Marcia Frellick

June 12, 2014

CHICAGO — Appropriately used telemedicine can greatly improve access to care without compromising patient safety, according to the American Medical Association (AMA).

Delegates approved the guiding principles listed in a report on telemedicine presented here at the AMA 2014 Annual Meeting.

In the policy, the House of Delegates voiced support for additional Medicare pilot programs to enable coverage of telemedicine services, including store-and-forward telemedicine, which involves transmitting medical data (such as medical images and biosignals) to a physician or medical specialist for assessment. Both parties don't have to be present at the same time.

The AMA will work with the Centers for Medicare and Medicaid Services and other payers to develop and test payment models, and will evaluate the effect of various telemedicine technologies on cost, quality, and the patient–physician relationship.

The policy encourages physicians, before they deliver any telemedicine services, to verify that their medical liability insurance covers such services, including those provided across state lines.

"We believe that a patient–physician relationship must be established to ensure proper diagnoses and appropriate follow-up care," said AMA president Robert Wah, MD, in a statement. "This new policy establishes a foundation for physicians to utilize telemedicine to help maintain an ongoing relationship with their patients, and as a means to enhance follow-up care, better coordinate care, and manage chronic conditions."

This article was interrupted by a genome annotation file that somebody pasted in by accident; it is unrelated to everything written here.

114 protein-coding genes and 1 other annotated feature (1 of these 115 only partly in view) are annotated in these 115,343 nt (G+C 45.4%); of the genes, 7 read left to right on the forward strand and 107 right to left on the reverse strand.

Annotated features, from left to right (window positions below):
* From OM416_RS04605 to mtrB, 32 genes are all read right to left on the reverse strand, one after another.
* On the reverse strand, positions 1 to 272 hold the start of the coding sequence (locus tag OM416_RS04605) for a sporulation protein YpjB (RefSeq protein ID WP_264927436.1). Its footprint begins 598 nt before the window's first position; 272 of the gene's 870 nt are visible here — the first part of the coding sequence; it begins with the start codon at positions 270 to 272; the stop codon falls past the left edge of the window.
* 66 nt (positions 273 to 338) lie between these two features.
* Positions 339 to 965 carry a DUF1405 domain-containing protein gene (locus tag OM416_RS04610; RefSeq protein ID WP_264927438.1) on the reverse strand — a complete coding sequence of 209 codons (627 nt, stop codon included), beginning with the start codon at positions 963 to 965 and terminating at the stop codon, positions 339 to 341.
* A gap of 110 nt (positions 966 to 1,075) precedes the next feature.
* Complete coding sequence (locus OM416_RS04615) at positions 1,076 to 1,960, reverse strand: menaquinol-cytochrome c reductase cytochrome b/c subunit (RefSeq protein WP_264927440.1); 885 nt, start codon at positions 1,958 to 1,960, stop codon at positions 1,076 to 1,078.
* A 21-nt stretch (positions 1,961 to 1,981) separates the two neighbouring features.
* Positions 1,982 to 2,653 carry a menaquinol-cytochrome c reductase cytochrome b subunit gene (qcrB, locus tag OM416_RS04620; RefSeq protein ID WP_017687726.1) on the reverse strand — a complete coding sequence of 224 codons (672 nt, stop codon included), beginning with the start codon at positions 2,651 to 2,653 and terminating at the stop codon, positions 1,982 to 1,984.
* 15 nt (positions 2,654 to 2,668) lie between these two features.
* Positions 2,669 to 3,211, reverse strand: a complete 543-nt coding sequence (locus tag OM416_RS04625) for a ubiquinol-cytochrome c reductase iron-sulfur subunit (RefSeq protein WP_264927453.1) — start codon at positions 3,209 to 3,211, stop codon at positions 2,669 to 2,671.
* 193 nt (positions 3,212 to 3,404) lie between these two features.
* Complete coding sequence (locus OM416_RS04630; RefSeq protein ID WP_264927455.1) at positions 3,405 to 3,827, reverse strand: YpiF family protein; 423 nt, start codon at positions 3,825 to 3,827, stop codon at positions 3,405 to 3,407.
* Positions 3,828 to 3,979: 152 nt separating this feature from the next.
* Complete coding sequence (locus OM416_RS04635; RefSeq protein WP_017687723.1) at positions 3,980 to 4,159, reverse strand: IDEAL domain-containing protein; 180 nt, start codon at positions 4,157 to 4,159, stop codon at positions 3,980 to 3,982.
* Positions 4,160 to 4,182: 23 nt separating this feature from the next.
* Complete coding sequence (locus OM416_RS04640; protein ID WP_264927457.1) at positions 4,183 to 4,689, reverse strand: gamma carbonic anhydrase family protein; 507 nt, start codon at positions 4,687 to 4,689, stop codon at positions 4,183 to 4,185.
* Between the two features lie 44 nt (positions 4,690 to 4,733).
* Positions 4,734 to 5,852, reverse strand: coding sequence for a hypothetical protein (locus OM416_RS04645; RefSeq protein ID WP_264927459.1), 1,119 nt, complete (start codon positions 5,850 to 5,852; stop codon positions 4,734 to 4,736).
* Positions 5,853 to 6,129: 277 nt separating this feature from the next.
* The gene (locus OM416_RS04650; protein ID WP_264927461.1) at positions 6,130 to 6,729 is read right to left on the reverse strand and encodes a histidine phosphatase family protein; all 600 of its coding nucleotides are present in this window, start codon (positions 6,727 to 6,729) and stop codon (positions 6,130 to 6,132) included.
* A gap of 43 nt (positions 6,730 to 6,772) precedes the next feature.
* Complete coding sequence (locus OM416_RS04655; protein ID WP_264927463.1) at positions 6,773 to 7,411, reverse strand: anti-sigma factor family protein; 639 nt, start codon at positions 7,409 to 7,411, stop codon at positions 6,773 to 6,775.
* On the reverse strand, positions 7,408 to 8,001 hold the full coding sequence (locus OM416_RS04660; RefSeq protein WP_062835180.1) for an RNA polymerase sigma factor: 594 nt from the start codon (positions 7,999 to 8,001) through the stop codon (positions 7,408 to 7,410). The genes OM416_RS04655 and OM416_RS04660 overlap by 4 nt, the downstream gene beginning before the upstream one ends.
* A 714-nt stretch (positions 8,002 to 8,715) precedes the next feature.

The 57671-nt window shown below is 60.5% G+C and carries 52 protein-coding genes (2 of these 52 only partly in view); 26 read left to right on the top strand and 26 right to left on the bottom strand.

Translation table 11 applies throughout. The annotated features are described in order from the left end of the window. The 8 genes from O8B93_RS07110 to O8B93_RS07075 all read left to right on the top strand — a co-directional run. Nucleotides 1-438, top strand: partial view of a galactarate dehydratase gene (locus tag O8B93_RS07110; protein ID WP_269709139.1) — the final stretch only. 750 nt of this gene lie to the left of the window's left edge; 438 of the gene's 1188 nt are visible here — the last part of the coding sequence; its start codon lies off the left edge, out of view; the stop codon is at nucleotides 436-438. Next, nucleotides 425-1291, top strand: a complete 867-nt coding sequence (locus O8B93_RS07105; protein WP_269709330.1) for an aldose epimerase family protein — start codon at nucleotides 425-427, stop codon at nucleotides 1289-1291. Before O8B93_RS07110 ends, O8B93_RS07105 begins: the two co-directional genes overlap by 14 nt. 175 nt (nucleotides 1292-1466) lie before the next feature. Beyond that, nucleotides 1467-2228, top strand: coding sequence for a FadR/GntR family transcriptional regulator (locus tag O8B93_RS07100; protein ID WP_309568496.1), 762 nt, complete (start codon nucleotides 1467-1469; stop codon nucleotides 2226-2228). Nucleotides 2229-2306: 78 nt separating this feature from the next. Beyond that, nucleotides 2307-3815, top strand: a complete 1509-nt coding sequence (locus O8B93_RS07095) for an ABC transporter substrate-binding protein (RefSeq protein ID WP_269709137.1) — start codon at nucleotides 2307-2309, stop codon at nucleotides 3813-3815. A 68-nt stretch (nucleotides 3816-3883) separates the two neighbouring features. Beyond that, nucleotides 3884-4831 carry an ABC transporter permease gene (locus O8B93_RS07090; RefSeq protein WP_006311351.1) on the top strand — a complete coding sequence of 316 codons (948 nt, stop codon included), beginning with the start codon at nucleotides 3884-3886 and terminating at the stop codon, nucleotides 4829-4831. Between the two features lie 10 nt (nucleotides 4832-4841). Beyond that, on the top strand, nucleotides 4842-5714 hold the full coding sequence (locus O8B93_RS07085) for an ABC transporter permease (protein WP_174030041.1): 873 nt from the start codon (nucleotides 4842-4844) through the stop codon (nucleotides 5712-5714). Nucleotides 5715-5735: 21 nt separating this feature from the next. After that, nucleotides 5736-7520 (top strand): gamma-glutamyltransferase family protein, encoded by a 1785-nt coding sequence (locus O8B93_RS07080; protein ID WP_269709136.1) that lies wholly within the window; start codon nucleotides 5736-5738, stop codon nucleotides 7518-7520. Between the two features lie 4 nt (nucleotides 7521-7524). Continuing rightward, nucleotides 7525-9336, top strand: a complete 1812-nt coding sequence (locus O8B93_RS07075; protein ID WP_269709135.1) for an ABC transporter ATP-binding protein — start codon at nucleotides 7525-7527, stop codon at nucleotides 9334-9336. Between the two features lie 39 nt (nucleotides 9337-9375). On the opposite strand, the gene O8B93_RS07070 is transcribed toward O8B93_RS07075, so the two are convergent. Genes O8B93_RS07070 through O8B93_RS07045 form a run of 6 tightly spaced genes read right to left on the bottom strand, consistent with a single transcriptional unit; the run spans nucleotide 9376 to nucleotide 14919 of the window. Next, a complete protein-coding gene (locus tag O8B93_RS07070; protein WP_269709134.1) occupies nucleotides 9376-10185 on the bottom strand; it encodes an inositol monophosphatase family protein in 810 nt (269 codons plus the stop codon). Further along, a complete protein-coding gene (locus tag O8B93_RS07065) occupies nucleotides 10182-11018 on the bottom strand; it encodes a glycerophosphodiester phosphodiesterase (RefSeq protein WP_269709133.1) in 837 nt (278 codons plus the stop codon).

Physicians Denounce Plan to Let "Unmatched" Students Practice

Physicians strongly opposed granting "unmatched" graduates a special licensing pathway that would allow them to practice in primary care in a medically underserved area under a collaborative practice agreement with a physician.

A bill pending in Missouri's state legislature would establish "assistant physician" licensure. Under this initiative, students who graduate with an MD or DO but who are not matched to a residency program — about 500 graduates a year — could practice.

Physicians overwhelmingly agreed that allowing such a designation would undermine the practice of medicine and weaken the public trust.

"Letting unlicensed physicians get a license to practice just because we need more physicians in the workforce is not the way to go," said David Rosman, MD, a radiologist at Massachusetts General Hospital in Boston.

Others spoke about the danger of a 2-tiered system of licensure, which could confuse the public and counter the efforts being made to curtail the expansion of the scope of practice of nonphysicians.

Granting an assistant physician license sends the message that primary care doesn't require residency training, which is wrong, said Kesavan Kutty, MD, professor of medicine at the Medical College of Wisconsin in Milwaukee.

Although physicians recognize the plight of students who aren't chosen for residency programs, by letting them practice under this proposal, "we are replacing a hardship with a danger," said Alan Klitzke, MD, FACNM, a radiologist from the Roswell Park Cancer Institute in Buffalo, New York.


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